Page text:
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Problem solving tasks

Multiple-choice quizzes and fill-in-the-blank exercises have their place. They're good for activating prior knowledge, and testing memorized facts.

However, students need hands-on tasks, if they're going to learn problem solving. You can't learn to analyze data, without trying to analyze data yourself. Reading about data analysis, or taking a multiple-choice quiz on the abstract steps of data analysis, simply isn't enough.

We have a few issues to think about when designing problem solving tasks. First, there's the "step size" in a problem solving sequence. More exercises (with slight increases in complexity) is better than fewer exercises (with big increases in complexity).

The more exercises, the higher the grading load. Still, if we want more students to succeed, we should use the many-exercises approach.

Another issue is that students need formative feedback, if they're to improve.

Third issue: students need a reason to read feedback, and use it to improve. Allowing resubmission achieves that, at the cost of increasing the grading load.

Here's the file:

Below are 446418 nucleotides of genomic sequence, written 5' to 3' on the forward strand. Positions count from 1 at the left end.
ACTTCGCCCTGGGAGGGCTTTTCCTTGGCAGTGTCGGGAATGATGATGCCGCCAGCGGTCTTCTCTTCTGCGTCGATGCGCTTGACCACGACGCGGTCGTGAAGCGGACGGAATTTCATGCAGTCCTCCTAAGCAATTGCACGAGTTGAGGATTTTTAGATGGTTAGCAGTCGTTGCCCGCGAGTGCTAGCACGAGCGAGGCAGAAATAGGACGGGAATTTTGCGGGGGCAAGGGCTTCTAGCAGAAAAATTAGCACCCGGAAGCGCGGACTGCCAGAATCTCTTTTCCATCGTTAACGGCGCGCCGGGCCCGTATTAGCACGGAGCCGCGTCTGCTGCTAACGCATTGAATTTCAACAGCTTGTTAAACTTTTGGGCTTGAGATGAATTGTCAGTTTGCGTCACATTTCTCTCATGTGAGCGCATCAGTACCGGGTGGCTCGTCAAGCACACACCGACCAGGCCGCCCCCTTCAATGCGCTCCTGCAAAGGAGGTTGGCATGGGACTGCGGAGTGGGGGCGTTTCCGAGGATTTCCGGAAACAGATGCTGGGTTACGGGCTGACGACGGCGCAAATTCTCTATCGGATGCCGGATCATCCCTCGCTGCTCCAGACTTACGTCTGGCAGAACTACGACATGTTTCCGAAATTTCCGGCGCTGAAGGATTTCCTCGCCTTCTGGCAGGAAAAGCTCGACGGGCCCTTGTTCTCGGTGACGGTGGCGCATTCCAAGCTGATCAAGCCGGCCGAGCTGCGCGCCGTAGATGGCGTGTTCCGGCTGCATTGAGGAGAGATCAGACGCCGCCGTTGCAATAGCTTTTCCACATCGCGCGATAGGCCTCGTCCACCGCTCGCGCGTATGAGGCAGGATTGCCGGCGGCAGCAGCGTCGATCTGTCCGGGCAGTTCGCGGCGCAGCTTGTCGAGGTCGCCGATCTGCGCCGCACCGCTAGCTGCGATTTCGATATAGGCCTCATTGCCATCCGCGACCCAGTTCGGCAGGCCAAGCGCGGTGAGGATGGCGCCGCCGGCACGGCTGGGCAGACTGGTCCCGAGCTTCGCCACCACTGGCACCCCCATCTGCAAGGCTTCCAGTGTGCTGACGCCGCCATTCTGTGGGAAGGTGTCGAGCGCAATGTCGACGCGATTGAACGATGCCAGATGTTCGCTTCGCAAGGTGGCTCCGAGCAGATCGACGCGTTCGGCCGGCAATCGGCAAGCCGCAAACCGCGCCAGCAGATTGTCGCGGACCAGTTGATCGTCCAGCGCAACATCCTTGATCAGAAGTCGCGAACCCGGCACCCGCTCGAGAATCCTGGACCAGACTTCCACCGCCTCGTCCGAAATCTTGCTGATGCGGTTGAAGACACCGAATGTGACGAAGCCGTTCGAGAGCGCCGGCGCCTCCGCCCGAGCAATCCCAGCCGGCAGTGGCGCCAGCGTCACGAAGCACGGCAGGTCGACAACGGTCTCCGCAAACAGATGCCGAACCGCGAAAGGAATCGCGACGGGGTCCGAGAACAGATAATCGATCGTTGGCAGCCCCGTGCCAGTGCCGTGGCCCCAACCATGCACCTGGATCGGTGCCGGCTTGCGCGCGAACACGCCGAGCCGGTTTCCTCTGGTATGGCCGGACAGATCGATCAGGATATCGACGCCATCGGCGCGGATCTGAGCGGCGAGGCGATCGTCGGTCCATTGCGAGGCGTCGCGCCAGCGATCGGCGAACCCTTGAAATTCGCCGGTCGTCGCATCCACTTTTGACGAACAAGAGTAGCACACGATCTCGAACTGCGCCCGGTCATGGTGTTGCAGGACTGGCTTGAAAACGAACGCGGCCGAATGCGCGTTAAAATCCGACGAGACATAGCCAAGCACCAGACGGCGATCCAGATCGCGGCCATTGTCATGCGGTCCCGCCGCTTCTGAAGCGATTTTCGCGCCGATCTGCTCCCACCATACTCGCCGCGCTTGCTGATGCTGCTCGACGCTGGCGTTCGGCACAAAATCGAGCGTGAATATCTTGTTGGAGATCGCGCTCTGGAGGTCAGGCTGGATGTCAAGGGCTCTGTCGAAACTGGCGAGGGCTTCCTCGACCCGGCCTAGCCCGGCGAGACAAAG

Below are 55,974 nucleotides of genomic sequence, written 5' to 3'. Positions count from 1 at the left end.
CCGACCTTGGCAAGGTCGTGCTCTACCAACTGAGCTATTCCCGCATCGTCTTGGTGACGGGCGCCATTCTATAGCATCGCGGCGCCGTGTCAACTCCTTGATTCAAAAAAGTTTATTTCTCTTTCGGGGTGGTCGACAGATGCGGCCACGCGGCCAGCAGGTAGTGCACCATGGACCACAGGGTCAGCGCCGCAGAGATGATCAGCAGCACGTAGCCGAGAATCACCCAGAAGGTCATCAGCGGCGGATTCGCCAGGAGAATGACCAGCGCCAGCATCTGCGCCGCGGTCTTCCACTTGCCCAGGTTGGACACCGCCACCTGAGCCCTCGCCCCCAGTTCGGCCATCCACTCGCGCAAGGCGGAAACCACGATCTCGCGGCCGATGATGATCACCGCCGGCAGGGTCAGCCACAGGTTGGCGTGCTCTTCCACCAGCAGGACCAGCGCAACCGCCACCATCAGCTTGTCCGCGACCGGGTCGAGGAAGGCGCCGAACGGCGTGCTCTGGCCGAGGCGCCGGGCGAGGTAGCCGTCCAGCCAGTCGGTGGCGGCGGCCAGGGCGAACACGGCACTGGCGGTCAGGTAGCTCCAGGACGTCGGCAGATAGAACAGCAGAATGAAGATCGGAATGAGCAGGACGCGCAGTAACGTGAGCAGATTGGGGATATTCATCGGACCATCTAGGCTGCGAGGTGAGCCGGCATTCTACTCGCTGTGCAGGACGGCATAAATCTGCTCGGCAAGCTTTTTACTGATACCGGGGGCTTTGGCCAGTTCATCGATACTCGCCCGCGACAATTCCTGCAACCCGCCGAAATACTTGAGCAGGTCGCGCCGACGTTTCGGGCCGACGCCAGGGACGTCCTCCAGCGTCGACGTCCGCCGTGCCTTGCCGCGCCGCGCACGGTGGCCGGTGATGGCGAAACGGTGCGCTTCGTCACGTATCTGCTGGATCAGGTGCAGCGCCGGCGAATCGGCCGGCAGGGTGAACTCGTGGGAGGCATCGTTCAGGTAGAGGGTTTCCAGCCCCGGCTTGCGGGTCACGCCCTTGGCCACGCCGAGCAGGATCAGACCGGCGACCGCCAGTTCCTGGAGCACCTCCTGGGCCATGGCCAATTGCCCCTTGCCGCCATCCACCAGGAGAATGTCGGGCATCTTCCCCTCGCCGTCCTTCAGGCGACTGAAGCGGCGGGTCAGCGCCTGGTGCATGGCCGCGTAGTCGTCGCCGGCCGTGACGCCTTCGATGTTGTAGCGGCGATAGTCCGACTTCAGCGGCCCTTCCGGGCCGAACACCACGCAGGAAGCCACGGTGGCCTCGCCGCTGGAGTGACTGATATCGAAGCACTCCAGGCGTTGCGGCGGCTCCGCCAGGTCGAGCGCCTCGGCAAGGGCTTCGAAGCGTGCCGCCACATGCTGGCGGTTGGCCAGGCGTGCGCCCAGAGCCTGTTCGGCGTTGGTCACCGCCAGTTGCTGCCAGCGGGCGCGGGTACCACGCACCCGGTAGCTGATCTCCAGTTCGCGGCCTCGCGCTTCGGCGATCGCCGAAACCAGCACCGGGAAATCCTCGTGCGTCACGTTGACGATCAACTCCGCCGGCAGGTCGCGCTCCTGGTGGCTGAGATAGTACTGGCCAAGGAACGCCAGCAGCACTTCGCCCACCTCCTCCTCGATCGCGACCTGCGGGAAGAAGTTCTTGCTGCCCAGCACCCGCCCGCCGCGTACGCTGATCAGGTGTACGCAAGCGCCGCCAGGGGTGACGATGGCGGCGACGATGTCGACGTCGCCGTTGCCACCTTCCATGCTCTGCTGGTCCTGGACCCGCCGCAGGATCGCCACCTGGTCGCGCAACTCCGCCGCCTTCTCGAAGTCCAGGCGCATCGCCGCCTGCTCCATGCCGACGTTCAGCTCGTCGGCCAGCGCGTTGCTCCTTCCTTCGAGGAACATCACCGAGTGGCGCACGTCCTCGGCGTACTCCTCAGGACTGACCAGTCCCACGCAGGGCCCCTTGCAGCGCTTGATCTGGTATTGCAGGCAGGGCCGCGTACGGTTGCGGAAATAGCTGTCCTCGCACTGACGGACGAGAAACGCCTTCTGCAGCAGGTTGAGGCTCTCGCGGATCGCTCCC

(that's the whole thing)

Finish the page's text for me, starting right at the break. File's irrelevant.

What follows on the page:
So, ideally, we should have a sequence of many low-stakes exercises. Students get formative feedback on each one. If their work isn't perfect, or nearly so, they don't get credit. However, they get to improve their work, and resubmit.

Oh, one last thing. The feedback should be personal. Each student gets individual feedback on just their own submission. For every exercise.



Oh, come on, now! That's just silly. I'd be doing nothing but grading!

True, unless there was a workflow that (1) made giving formative feedback very fast, and (2) let low-cost hourly workers give good feedback. Skilling does exactly this.

In fact, it's worth using Skilling just for the feedback system. Sure, it does other cool things, but the feedback system is critical to increasing the number of students who succeed in skills courses.

There's a lot more we could talk about, like the difference between whole- and part-task exercises. However, to really see what Skilling can offer, learn about the feedback system.